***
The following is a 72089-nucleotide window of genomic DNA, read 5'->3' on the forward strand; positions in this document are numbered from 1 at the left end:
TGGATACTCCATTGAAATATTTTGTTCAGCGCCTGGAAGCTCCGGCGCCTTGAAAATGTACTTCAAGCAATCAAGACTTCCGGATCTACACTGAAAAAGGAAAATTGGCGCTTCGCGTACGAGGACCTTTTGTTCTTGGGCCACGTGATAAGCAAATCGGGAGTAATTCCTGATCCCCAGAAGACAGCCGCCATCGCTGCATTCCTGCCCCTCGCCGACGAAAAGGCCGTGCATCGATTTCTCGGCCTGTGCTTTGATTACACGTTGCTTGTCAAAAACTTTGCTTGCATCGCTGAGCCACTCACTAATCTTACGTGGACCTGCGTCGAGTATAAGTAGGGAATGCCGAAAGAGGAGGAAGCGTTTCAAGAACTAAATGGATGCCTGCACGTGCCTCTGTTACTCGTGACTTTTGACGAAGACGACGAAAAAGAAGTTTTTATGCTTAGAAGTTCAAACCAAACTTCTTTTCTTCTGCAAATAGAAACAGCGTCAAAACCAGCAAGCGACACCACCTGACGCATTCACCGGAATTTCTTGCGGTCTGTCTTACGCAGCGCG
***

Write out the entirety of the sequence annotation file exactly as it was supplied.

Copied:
The following is a 72089-nucleotide window of genomic DNA, read 5'->3' on the forward strand; positions in this document are numbered from 1 at the left end:
TGGATACTCCATTGAAATATTTTGTTCAGCGCCTGGAAGCTCCGGCGCCTTGAAAATGTACTTCAAGCAATCAAGACTTCCGGATCTACACTGAAAAAGGAAAATTGGCGCTTCGCGTACGAGGACCTTTTGTTCTTGGGCCACGTGATAAGCAAATCGGGAGTAATTCCTGATCCCCAGAAGACAGCCGCCATCGCTGCATTCCTGCCCCTCGCCGACGAAAAGGCCGTGCATCGATTTCTCGGCCTGTGCTTTGATTACACGTTGCTTGTCAAAAACTTTGCTTGCATCGCTGAGCCACTCACTAATCTTACGTGGACCTGCGTCGAGTATAAGTAGGGAATGCCGAAAGAGGAGGAAGCGTTTCAAGAACTAAATGGATGCCTGCACGTGCCTCTGTTACTCGTGACTTTTGACGAAGACGACGAAAAAGAAGTTTTTATGCTTAGAAGTTCAAACCAAACTTCTTTTCTTCTGCAAATAGAAACAGCGTCAAAACCAGCAAGCGACACCACCTGACGCATTCACCGGAATTTCTTGCGGTCTGTCTTACGCAGCGCG